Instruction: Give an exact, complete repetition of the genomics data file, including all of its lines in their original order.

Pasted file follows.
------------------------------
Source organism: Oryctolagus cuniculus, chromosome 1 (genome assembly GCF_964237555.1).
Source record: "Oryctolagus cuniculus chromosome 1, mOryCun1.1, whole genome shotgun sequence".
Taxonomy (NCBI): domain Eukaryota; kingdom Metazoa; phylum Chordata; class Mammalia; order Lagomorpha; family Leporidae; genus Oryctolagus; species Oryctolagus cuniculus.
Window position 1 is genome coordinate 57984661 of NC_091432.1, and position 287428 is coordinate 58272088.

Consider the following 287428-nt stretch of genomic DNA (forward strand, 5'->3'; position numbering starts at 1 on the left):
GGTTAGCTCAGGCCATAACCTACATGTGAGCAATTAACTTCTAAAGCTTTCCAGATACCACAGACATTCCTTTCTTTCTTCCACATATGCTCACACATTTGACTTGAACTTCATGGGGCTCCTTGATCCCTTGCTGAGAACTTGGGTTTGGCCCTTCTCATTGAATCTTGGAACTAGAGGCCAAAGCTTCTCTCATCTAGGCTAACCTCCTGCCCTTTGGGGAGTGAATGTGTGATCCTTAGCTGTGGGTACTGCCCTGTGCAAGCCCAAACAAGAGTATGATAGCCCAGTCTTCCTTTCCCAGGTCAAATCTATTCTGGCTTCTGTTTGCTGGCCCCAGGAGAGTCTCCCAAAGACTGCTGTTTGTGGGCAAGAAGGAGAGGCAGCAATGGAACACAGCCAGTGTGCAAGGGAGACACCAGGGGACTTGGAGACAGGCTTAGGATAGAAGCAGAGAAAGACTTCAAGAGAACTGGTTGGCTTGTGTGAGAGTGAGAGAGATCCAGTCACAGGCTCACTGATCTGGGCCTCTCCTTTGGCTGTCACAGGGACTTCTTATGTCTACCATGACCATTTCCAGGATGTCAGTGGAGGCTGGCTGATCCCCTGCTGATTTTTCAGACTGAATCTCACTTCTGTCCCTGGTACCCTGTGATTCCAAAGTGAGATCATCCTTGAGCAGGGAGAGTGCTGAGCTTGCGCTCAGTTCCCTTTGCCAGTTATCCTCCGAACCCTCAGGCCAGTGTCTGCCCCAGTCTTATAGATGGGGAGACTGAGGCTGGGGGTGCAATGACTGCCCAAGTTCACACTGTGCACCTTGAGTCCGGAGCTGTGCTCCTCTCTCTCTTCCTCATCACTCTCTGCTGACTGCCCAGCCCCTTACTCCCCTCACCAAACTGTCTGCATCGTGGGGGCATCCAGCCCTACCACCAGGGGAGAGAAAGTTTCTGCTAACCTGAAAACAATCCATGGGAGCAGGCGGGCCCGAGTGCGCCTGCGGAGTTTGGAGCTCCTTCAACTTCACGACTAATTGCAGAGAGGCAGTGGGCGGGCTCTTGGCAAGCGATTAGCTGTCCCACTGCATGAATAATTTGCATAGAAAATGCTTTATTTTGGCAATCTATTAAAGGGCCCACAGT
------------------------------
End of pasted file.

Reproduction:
Source organism: Oryctolagus cuniculus, chromosome 1 (genome assembly GCF_964237555.1).
Source record: "Oryctolagus cuniculus chromosome 1, mOryCun1.1, whole genome shotgun sequence".
Taxonomy (NCBI): domain Eukaryota; kingdom Metazoa; phylum Chordata; class Mammalia; order Lagomorpha; family Leporidae; genus Oryctolagus; species Oryctolagus cuniculus.
Window position 1 is genome coordinate 57984661 of NC_091432.1, and position 287428 is coordinate 58272088.

Consider the following 287428-nt stretch of genomic DNA (forward strand, 5'->3'; position numbering starts at 1 on the left):
GGTTAGCTCAGGCCATAACCTACATGTGAGCAATTAACTTCTAAAGCTTTCCAGATACCACAGACATTCCTTTCTTTCTTCCACATATGCTCACACATTTGACTTGAACTTCATGGGGCTCCTTGATCCCTTGCTGAGAACTTGGGTTTGGCCCTTCTCATTGAATCTTGGAACTAGAGGCCAAAGCTTCTCTCATCTAGGCTAACCTCCTGCCCTTTGGGGAGTGAATGTGTGATCCTTAGCTGTGGGTACTGCCCTGTGCAAGCCCAAACAAGAGTATGATAGCCCAGTCTTCCTTTCCCAGGTCAAATCTATTCTGGCTTCTGTTTGCTGGCCCCAGGAGAGTCTCCCAAAGACTGCTGTTTGTGGGCAAGAAGGAGAGGCAGCAATGGAACACAGCCAGTGTGCAAGGGAGACACCAGGGGACTTGGAGACAGGCTTAGGATAGAAGCAGAGAAAGACTTCAAGAGAACTGGTTGGCTTGTGTGAGAGTGAGAGAGATCCAGTCACAGGCTCACTGATCTGGGCCTCTCCTTTGGCTGTCACAGGGACTTCTTATGTCTACCATGACCATTTCCAGGATGTCAGTGGAGGCTGGCTGATCCCCTGCTGATTTTTCAGACTGAATCTCACTTCTGTCCCTGGTACCCTGTGATTCCAAAGTGAGATCATCCTTGAGCAGGGAGAGTGCTGAGCTTGCGCTCAGTTCCCTTTGCCAGTTATCCTCCGAACCCTCAGGCCAGTGTCTGCCCCAGTCTTATAGATGGGGAGACTGAGGCTGGGGGTGCAATGACTGCCCAAGTTCACACTGTGCACCTTGAGTCCGGAGCTGTGCTCCTCTCTCTCTTCCTCATCACTCTCTGCTGACTGCCCAGCCCCTTACTCCCCTCACCAAACTGTCTGCATCGTGGGGGCATCCAGCCCTACCACCAGGGGAGAGAAAGTTTCTGCTAACCTGAAAACAATCCATGGGAGCAGGCGGGCCCGAGTGCGCCTGCGGAGTTTGGAGCTCCTTCAACTTCACGACTAATTGCAGAGAGGCAGTGGGCGGGCTCTTGGCAAGCGATTAGCTGTCCCACTGCATGAATAATTTGCATAGAAAATGCTTTATTTTGGCAATCTATTAAAGGGCCCACAGT